fantastically fresh italian food down in bermondsey, near london bridge. this is my second visit to zucca, three years after my first one and boy has it lived up to my memories and hence inflated expectations.
I think of zucca as a very japanese italian restaurant, and I don’t mean that it is
some sort of confusion. rather, much of japanese cooking is about retaining and enhancing the flavours of fantastic ingredients, and showcasing lots of traditional styles and methods at a very high standard, and this is what zucca does.
the menu tends to be highly seasonal, so my list of dishes here might not be terribly useful to you since I was there about two weeks ago – but who knows? after ordering, we were served some awesomely fluffy focaccia and sourdough and that lauded green zucca olive oil. a complimentary dish of fresh vegetable slices also arrived – I believe the work of a mandoline – that were doused in the olive oil and sprinkled with flaky salt. the vegetables were sweet and fresh, and I thought it was a good starting point.
our starters were the seabass carpaccio, and the pumpkin fritters. the seabass was also doused in olive oil and had some finely chopped peppers on top, and were firm but tender. the zucca fritters I was particularly enamoured with, crisp and non-greasy seasoned tempura-style batter surrounding al-dente pieces of pumpkin. very nice.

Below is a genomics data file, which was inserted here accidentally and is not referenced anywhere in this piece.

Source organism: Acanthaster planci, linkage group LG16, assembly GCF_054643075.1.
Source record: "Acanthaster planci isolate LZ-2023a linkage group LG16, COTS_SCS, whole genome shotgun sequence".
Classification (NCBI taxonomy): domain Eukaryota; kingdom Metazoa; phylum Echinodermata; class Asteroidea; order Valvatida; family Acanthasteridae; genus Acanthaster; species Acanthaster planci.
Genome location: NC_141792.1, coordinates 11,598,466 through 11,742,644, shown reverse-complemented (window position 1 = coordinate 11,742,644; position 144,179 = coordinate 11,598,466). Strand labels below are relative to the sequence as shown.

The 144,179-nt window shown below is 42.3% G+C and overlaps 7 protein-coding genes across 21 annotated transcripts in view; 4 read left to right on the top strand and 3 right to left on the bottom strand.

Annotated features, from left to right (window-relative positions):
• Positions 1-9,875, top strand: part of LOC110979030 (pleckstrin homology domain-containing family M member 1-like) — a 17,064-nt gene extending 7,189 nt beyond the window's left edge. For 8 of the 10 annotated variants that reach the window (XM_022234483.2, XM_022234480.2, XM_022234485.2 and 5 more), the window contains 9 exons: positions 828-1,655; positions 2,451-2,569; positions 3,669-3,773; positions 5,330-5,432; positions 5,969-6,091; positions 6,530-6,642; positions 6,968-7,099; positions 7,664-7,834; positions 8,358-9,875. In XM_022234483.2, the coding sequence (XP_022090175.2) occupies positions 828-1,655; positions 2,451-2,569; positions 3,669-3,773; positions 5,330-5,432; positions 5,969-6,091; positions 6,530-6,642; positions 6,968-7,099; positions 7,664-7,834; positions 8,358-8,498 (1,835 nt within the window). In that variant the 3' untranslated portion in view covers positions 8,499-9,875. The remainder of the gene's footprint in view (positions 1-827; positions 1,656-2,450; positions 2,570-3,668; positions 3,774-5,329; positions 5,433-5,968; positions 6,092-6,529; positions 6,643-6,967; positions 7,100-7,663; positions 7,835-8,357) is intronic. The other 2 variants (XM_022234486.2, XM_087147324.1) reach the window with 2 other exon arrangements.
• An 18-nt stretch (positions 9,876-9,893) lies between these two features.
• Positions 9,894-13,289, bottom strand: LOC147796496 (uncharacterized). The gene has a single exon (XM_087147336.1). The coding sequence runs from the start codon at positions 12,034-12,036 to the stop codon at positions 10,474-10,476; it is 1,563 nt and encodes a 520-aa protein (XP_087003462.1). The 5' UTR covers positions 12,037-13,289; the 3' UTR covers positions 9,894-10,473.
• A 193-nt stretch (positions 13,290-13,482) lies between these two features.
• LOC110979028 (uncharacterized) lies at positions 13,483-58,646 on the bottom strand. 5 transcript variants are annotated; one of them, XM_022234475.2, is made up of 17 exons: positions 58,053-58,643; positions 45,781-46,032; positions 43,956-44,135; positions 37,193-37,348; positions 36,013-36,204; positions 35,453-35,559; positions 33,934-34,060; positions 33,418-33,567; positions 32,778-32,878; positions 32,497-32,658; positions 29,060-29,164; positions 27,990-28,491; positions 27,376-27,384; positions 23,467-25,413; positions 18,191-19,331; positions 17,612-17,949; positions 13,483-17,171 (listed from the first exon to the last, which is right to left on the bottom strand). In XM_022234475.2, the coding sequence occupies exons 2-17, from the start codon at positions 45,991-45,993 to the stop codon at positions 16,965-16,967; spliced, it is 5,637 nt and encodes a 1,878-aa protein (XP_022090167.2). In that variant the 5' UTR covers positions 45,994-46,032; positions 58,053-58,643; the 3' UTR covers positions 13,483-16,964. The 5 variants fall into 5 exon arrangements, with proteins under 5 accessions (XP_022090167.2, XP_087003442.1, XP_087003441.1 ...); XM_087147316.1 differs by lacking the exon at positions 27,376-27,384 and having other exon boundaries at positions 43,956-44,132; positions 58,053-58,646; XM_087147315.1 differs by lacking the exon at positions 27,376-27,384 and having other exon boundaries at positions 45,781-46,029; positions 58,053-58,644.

the mains of roasted cod over a garlicky and auberginey ratatouille was good, but I don’t much like aubergine, nor garlic breath post-lunch, so I wish it had come with some greens instead. the grilled cuttlefish was served with lentils that I think were cooked in a octopus stock with pieces of octopus/cuttlefish, and was deliciously fresh. the lentils were really good, although they can be a tad stodgy at times.
on a whim I decided to get some greens, and they came in the form of sweet and tender runner beans topped with salt and chopped peanuts. such a simple but really good idea – I’m going to try and replicate this at home. some beans still had a string through them, but I’m just being picky here.
if they have pannacotta on the menu, you have to get it. I had it when I was here before, and on this occasion, the pannacotta was similarly yiledingly creamy and rich, and in fact so luscious that you wonder how it holds up that form. that’s some proper skill there.
also, for all you cooks out there who have noticed the concentration of vanilla seeds on the top of the pudding, I stared very hard at the pudding – while checking various mouthfuls, of course – and found out that the vanilla seeds are in a very thin but separate layer from the main pudding. I think they must first pour in a thin layer of pannacotta mixed with a high concentration of seeds and let that firm, before pouring the remaining pudding over. smart (and highly replicable).
our trip in france has put my partner off stone fruit for the near future, but even he agreed that the grilled apricots served alongside beany vanilla ice cream and amaretto syrup were delicious. the tangy sourness of the apricots offset the sweetness of the ice cream.
book far ahead, and grab a table here. I haven’t mentioned the highly reasonable prices at zucca, where mains are in the low tens and starters are below ten, which make it very easier to order too much. great food, a lovely open space, and very fresh food.